Brooke Henderson has come a long way since her win last year in Portland.
Back then she didn’t even have LPGA Tour status. She was a Monday qualifier for the Portland Classic, urged to try for a spot in the field by her older sister.
She went on to become just the second Monday qualifier to win an LPGA event, and she did it in decisive fashion, winning by 8 strokes.
She was just 17 years old.
“It’s definitely been an incredible 18 months, turning pro at 17 and then didn’t have status on the LPGA tour, and was trying to play my way into events and just trying to see what would happen,” Henderson said. “I really took the best advantage of the opportunities I was given and I won here last year, which really changed my whole career.”
The Canadian teenager has since climbed her way up the rankings, reaching No. 2. She’s third on the money list this year. And she’s got a major championship — she won the Women’s PGA Championship two weeks ago by defeating top-ranked Lydia Ko in a playoff.
The field for the Portland Classic includes 20 players from 16 different nations who are set to play in the Rio Olympics this summer.
Henderson will represent her native Canada, and Stacy Lewis is set to play for the United States.
But South Africa’s Lee-Anne Pace announced Wednesday that she is withdrawing from the Olympics over concern about the Zika virus.
“I hope that everyone can understand that this was a very difficult decision to come to, however my health and my future family’s health must come first,” said Pace, who is ranked 38th in the world.
Several PGA players have pulled out of the Olympics citing concern about the Zika virus (including Australian Jason Day and Ireland’s Shane Lowry this week), but none of their LPGA counterparts had until Pace.
Ko opted out of playing in Portland.
Thirty-seven of the top 50 players are skipping the Portland stop. Many players are opting to take this week off ahead of the U.S. Women’s Open next week in California.
Normally the Portland tournament is popular among the women, but it was moved up in the schedule this year because the LPGA is taking three weeks off for the Olympics.
For the past 11 years the event has been held in August.
With her Portland win last year, Henderson became the third-youngest champion in LPGA Tour history at 17 years, 11 months, and six days. She was the first Canadian to win on the tour since Lorie Kane in 2001.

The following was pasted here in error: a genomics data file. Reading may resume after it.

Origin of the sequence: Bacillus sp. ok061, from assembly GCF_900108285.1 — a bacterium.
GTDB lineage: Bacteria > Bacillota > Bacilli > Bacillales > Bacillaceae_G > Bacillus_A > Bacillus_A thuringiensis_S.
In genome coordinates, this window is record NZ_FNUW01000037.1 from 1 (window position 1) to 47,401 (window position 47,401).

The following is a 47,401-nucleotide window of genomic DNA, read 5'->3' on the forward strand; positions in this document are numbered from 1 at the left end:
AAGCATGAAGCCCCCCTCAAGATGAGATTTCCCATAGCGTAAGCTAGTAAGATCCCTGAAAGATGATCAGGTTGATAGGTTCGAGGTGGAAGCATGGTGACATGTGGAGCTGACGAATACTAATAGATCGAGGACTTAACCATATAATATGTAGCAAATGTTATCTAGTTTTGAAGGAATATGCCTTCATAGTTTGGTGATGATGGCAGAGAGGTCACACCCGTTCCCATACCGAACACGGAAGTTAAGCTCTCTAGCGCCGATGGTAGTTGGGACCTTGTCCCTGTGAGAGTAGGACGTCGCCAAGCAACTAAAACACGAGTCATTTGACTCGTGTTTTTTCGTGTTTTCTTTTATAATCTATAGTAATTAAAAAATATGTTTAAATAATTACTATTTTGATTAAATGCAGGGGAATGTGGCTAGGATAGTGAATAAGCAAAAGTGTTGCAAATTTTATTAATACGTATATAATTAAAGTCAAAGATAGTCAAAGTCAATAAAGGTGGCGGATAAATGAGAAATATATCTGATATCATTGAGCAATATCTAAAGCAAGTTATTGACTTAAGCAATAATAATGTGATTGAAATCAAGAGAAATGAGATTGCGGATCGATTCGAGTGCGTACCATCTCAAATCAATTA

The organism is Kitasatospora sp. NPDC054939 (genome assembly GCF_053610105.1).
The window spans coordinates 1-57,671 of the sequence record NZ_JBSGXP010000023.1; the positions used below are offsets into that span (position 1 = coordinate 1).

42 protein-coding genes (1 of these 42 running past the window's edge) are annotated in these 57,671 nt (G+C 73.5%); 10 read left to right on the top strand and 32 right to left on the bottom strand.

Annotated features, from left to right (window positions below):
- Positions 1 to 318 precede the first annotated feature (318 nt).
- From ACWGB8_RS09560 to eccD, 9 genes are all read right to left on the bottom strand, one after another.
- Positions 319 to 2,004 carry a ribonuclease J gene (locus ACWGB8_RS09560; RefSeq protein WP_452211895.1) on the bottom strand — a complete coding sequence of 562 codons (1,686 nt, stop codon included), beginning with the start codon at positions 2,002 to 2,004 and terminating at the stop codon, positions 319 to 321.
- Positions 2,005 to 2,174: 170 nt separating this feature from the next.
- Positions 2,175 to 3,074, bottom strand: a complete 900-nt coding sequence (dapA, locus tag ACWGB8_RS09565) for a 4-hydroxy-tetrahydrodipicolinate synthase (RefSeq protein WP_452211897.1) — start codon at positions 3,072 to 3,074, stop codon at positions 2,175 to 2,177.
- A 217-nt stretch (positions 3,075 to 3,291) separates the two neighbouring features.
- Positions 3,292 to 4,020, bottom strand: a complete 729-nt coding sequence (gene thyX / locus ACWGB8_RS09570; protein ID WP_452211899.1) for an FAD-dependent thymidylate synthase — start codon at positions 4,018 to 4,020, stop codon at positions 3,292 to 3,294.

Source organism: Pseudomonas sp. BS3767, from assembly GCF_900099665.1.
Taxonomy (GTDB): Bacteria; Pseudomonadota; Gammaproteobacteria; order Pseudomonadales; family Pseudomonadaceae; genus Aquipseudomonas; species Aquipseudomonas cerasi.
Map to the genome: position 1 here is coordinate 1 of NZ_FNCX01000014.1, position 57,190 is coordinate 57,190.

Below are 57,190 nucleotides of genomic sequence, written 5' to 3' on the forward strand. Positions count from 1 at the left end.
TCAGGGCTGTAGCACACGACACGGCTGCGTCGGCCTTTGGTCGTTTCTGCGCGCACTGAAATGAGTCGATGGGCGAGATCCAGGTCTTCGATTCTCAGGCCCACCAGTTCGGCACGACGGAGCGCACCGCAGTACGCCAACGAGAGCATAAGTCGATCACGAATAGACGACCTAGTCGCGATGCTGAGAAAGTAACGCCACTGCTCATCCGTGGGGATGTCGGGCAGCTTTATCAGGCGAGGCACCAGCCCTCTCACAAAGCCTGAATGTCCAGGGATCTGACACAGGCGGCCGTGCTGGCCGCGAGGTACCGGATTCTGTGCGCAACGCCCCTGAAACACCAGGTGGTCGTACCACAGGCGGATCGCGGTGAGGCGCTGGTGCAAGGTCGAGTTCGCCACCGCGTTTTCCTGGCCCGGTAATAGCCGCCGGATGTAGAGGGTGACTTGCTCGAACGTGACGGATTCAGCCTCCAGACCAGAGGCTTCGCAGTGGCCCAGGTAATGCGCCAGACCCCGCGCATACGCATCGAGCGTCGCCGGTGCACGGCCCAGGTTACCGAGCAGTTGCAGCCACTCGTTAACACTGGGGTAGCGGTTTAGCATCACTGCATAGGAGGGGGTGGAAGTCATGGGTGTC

“It was definitely a huge stepping stone for me,” Henderson said. “Right afterward I did try to soak it all in. Then I moved right into the Canadian Open, where it was a huge celebration all over Canada with Canadian fans and that was really cool. It definitely was a huge accomplishment here and I hope that maybe this year I’ll win by nine.”
The Portland Classic is the longest-running non-major on the LPGA Tour, now in its 45th year.
The 72-hole event at Columbia Edgewater Country Club starts Thursday and runs through Sunday, with a cut to 70 after the first 36 holes. This year’s purse is $1.3 million, with $195,000 going to the winner.
Players discuss Zika
U.S. Open champion Dustin Johnson is planning to play in the Olympics, and he said a meeting with USA Golf helped clear up a few concerns.
Johnson said the Zika virus was discussed only briefly. The meat of the meeting was about security.
“I think they’ve got it covered pretty well,” Johnson said.
The meeting had been planned long before Rory McIlroy and Jason Day pulled out of the Olympics in the past week, both citing concerns about the Zika virus. USA Golf is the national governing body for golf in the United States.
“I thought the meeting was good,” Johnson said. “It cleared up a lot of things. Still waiting to hear back on a couple things that all four of us had a concern about, but we’ll have some answers early next week. At this point I’m going to go to the Olympics and represent my country, and I’m looking forward to it.”
The meeting was for the four eligible players — Johnson, Jordan Spieth, Bubba Watson and Rickie Fowler. Countries are allowed as many as four players in Rio provided they are among the top 15 in the world. Fowler has the lowest ranking at No. 7.
Spieth said he was “uncertain “and that there were “quite a few different factors that would turn somebody away from going.”
“I personally have not received enough information that would allow me to make a confident decision either way at this point, so it’ll be as we gather further information I’ll be able to lean one way or the other, and when I feel confident on either side, I’ll make the choice,” he said.
“I just don’t have a lot of information yet, and I will by next week, I think, have a significant amount more.”
Former Masters champion Adam Scott was the first golfer to pull out of the Olympics. He cited scheduling and family, though he has made no secret that he is more focused on pursuing titles that have more history than Olympic golf.
Golf hasn’t been part of the Olympic games since 1904.